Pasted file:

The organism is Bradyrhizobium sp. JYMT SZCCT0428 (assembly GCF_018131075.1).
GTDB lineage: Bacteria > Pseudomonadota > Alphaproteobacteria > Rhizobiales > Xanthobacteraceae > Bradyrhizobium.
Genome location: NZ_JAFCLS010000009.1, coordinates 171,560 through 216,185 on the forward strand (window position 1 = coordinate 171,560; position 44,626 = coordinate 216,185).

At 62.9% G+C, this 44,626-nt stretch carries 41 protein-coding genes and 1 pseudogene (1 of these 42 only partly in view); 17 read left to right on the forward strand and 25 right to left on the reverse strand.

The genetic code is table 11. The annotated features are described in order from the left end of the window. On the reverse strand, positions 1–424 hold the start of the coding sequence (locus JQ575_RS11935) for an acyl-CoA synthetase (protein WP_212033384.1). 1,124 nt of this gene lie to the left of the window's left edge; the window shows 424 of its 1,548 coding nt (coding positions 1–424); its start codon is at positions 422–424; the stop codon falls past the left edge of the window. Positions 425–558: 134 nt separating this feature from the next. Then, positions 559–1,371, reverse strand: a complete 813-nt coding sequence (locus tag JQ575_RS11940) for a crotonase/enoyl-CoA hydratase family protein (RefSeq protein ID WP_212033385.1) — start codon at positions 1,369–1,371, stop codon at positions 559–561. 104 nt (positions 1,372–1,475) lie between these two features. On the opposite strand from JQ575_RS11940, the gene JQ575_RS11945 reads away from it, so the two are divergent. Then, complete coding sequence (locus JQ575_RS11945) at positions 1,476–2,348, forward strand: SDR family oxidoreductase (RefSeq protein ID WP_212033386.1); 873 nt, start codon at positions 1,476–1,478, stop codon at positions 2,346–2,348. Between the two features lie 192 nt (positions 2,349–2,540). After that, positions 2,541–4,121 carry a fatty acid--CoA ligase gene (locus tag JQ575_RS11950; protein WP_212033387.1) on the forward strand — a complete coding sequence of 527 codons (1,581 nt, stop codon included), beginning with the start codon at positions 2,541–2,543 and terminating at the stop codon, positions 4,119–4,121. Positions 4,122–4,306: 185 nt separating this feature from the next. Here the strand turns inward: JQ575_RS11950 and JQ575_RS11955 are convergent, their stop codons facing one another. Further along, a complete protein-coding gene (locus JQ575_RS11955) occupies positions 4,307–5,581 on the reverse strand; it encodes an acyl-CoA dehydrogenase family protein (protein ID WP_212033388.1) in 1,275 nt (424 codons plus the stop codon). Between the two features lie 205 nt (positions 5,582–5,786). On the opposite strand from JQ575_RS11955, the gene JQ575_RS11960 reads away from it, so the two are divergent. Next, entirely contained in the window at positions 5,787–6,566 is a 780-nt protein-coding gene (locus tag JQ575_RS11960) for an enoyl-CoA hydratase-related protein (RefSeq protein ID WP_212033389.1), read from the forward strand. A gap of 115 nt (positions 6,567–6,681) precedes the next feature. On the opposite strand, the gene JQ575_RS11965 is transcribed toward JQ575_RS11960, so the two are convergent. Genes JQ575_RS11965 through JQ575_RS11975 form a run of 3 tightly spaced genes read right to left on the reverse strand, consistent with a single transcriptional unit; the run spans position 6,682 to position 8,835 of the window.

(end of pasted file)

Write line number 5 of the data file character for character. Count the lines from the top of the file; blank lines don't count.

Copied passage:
The genetic code is table 11. The annotated features are described in order from the left end of the window. On the reverse strand, positions 1–424 hold the start of the coding sequence (locus JQ575_RS11935) for an acyl-CoA synthetase (protein WP_212033384.1). 1,124 nt of this gene lie to the left of the window's left edge; the window shows 424 of its 1,548 coding nt (coding positions 1–424); its start codon is at positions 422–424; the stop codon falls past the left edge of the window. Positions 425–558: 134 nt separating this feature from the next. Then, positions 559–1,371, reverse strand: a complete 813-nt coding sequence (locus tag JQ575_RS11940) for a crotonase/enoyl-CoA hydratase family protein (RefSeq protein ID WP_212033385.1) — start codon at positions 1,369–1,371, stop codon at positions 559–561. 104 nt (positions 1,372–1,475) lie between these two features. On the opposite strand from JQ575_RS11940, the gene JQ575_RS11945 reads away from it, so the two are divergent. Then, complete coding sequence (locus JQ575_RS11945) at positions 1,476–2,348, forward strand: SDR family oxidoreductase (RefSeq protein ID WP_212033386.1); 873 nt, start codon at positions 1,476–1,478, stop codon at positions 2,346–2,348. Between the two features lie 192 nt (positions 2,349–2,540). After that, positions 2,541–4,121 carry a fatty acid--CoA ligase gene (locus tag JQ575_RS11950; protein WP_212033387.1) on the forward strand — a complete coding sequence of 527 codons (1,581 nt, stop codon included), beginning with the start codon at positions 2,541–2,543 and terminating at the stop codon, positions 4,119–4,121. Positions 4,122–4,306: 185 nt separating this feature from the next. Here the strand turns inward: JQ575_RS11950 and JQ575_RS11955 are convergent, their stop codons facing one another. Further along, a complete protein-coding gene (locus JQ575_RS11955) occupies positions 4,307–5,581 on the reverse strand; it encodes an acyl-CoA dehydrogenase family protein (protein ID WP_212033388.1) in 1,275 nt (424 codons plus the stop codon). Between the two features lie 205 nt (positions 5,582–5,786). On the opposite strand from JQ575_RS11955, the gene JQ575_RS11960 reads away from it, so the two are divergent. Next, entirely contained in the window at positions 5,787–6,566 is a 780-nt protein-coding gene (locus tag JQ575_RS11960) for an enoyl-CoA hydratase-related protein (RefSeq protein ID WP_212033389.1), read from the forward strand. A gap of 115 nt (positions 6,567–6,681) precedes the next feature. On the opposite strand, the gene JQ575_RS11965 is transcribed toward JQ575_RS11960, so the two are convergent. Genes JQ575_RS11965 through JQ575_RS11975 form a run of 3 tightly spaced genes read right to left on the reverse strand, consistent with a single transcriptional unit; the run spans position 6,682 to position 8,835 of the window.